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“Before, I didn’t know if I was going to keep diving for the next Olympic cycle.”

Now?

Well… she appears to be reborn, thanks to a major life decision – another for the 22-year-old trying to find her diving rhythm.

She has six years to go from Calgary to Toronto to pursue her diving dreams, after which she headed south to get an education in the state and make a name for herself with the NCAA team LSU Tigers.

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And then, two years ago, Wilson went west to join the NCAA’s Texas A&M Aggies – a move that made all the difference in the world under the guidance of diving coach Jay Lerew.

She says he understands her as an athlete, with happiness having become the biggest benefit of this transfer to the Southeastern Conference.

“I’ve definitely found that at Texas A&M – it’s a really happy and healthy environment,” said Wilson, who admitted to looking for a different workout and an improved team atmosphere at- beyond LSU. “I really blossomed in the pool, personally and mentally too.

“Plus, you can compete a lot more, which I think is really awesome,” continued Wilson, who is studying anthropology and will be graduating from Texas A&M in December. “You compete almost every weekend in the NCAA, which gives you a lot more competitive experience, and I think that has really helped me compete better and more consistently.

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“Being at Texas A&M, I found a new love for the sport, and that love just made diving more enjoyable. I dived better, so I can definitely see myself diving longer than I previously thought I would. I’m excited. I can’t wait to see what this cycle will bring.

His renewed passion is even higher with this week’s international meet in his hometown, where 68 of the world’s best divers – representing eight countries – challenge each other in the only Canadian leg of the 2022 Grand Prix series.

It includes a chance for Wilson to team up with decorated Canadian diver Pamela Ware, Pan Am Games gold medalist and 3-metre springboard Olympian.

“We decided to team up in synchro just a few days ago,” said Wilson, who also specializes in the 3m springboard discipline. “It’s a test right now – first time, first try here. So we’ll see how it goes.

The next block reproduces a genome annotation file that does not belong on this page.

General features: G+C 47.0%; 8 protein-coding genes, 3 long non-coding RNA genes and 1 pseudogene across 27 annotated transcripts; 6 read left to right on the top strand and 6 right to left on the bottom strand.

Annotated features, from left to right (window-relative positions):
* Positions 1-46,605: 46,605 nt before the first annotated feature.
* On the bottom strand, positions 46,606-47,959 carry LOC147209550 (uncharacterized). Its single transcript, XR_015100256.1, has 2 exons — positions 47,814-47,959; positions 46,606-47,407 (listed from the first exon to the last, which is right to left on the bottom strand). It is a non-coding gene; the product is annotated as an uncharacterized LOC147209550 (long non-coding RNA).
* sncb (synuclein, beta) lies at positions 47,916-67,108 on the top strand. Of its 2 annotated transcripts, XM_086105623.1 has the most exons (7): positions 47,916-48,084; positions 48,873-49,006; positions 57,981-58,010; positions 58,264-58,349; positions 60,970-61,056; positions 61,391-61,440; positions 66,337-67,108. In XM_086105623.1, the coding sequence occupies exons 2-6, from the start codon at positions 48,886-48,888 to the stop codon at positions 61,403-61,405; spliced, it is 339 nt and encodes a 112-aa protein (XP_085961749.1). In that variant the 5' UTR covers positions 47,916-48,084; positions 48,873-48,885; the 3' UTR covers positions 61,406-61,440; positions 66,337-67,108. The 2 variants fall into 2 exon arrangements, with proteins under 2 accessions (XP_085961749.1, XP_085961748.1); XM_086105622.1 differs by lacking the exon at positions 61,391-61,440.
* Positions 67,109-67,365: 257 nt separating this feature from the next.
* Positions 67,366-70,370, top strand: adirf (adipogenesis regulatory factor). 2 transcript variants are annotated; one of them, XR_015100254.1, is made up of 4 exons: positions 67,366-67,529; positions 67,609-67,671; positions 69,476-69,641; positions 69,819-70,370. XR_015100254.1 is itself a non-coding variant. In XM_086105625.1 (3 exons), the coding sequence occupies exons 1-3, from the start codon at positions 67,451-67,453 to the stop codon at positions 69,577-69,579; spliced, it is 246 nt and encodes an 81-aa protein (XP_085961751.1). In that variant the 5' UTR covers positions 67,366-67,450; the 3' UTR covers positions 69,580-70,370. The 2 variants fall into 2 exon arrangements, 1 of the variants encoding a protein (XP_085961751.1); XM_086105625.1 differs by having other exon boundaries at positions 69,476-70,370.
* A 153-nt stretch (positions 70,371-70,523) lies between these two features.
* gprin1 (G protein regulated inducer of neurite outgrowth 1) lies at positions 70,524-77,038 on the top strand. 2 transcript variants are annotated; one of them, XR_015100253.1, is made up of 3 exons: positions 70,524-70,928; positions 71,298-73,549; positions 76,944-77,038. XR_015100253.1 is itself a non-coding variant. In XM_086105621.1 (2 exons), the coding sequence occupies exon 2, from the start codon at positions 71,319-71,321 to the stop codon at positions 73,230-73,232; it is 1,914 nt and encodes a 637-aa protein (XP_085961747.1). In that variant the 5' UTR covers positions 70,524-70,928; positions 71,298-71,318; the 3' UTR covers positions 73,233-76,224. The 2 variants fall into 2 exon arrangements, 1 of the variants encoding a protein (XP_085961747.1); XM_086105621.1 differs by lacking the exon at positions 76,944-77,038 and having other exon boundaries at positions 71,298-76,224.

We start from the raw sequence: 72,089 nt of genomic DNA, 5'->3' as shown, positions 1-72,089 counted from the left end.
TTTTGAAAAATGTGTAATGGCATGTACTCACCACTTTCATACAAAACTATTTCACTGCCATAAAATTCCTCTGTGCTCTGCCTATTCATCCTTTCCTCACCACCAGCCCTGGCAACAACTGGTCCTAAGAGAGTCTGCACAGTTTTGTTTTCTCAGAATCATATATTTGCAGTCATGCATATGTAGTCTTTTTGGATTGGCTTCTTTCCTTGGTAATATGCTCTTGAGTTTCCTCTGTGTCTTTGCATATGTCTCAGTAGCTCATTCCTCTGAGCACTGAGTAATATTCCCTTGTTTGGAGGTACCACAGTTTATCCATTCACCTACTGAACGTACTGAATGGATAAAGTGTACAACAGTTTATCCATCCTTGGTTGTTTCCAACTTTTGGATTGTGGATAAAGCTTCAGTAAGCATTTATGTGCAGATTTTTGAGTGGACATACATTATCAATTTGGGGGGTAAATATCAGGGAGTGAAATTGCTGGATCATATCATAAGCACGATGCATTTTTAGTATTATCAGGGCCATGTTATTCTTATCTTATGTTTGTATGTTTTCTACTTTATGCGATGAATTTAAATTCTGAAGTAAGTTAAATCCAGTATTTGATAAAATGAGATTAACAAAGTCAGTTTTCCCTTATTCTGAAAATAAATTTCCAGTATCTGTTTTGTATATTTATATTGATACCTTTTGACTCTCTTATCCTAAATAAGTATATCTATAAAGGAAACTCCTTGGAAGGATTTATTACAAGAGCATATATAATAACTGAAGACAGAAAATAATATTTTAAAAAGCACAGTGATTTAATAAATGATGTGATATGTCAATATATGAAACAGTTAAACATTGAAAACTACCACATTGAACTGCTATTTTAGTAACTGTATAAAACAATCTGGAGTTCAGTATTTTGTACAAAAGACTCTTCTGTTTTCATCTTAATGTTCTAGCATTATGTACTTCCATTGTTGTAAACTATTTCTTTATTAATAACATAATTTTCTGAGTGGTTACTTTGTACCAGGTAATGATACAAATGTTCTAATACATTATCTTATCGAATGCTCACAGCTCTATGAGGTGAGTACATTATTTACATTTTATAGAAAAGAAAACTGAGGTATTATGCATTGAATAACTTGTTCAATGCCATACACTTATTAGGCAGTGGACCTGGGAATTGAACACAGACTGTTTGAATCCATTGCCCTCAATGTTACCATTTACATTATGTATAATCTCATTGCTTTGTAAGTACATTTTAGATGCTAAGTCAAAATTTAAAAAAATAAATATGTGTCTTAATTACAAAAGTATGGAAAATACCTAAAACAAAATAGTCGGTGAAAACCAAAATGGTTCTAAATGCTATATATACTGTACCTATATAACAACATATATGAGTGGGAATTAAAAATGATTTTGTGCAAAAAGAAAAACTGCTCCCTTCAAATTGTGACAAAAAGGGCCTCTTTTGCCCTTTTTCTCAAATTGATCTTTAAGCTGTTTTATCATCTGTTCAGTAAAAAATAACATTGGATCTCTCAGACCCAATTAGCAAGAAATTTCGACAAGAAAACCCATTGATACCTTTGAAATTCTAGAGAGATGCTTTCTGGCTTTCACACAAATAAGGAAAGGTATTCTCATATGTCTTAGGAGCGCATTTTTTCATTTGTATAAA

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“It’s crazy actually,” Wilson continued of competing with her 29-year-old Quebec teammate. “It’s crazy because I’ve looked up to Pamela since I was 12. So diving next to her is kind of surreal. I’m trying to calm down and not put too much pressure on myself. But I’m really excited – we’re really good friends. I’m just excited to see how it goes.

Here’s how it went on the first day of Thursday’s Grand Prix:

• Men’s 3m Open — Brazil’s Rafael Fogaca, Britain’s Daniel Goodfellow and Canada’s Bryden Hattie finished first, second and third respectively in the Group A semi-final to advance to the weekend’s final, and Britain’s Jordan Houlder, Canada’s Bjorn Markentin and Jamaica’s Tona Knight-Wisdom finished first, second and third respectively in Group B of the semi-final to advance to the weekend finals. Canadians Laurent Gosselin-Paradis finished fourth in Bracket A, while Cebric Fofana finished fifth in Game B.

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• Women’s Open Platform – Brazil’s Ingrid Oliveira, Canada’s Celina Toth and America’s Bailee Sturgill finished first, second and third respectively in the Group A semi-final to advance to the weekend’s final, and Britain’s Lois Toulson, America’s Janie Boyle and Britain’s Robin Birch finished first, second and third respectively in Group B of the semi-final to advance to the weekend’s finals. Katelyn Fung finished fourth in Group A, while Renee Batalla finished sixth in Contest B.

“For me, I just try to get five consistent dives,” added Wilson, who was able to dive at the MNP center during the COVID-19 lockdown. “I’m looking to compete for myself and also have fun – that’s the most important part.”

Keep it up happy indeed.

tsaelhof@postmedia.com

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Florida leads the Class of 2023 in verbal commitments with 17, including 8 in the top 20 https://divegearjp.com/florida-leads-the-class-of-2023-in-verbal-commitments-with-17-including-8-in-the-top-20/ Tue, 07 Jun 2022 21:53:47 +0000 https://divegearjp.com/florida-leads-the-class-of-2023-in-verbal-commitments-with-17-including-8-in-the-top-20/ We’re about a year into the recruiting cycle for the high school class of 2023, and so far the University of Florida men’s and women’s swim and dive teams lead the nation with 17 verbal commitments for the fall 2023. Eight of the student-athletes are ranked among the top 20 recruits of the class of […]]]>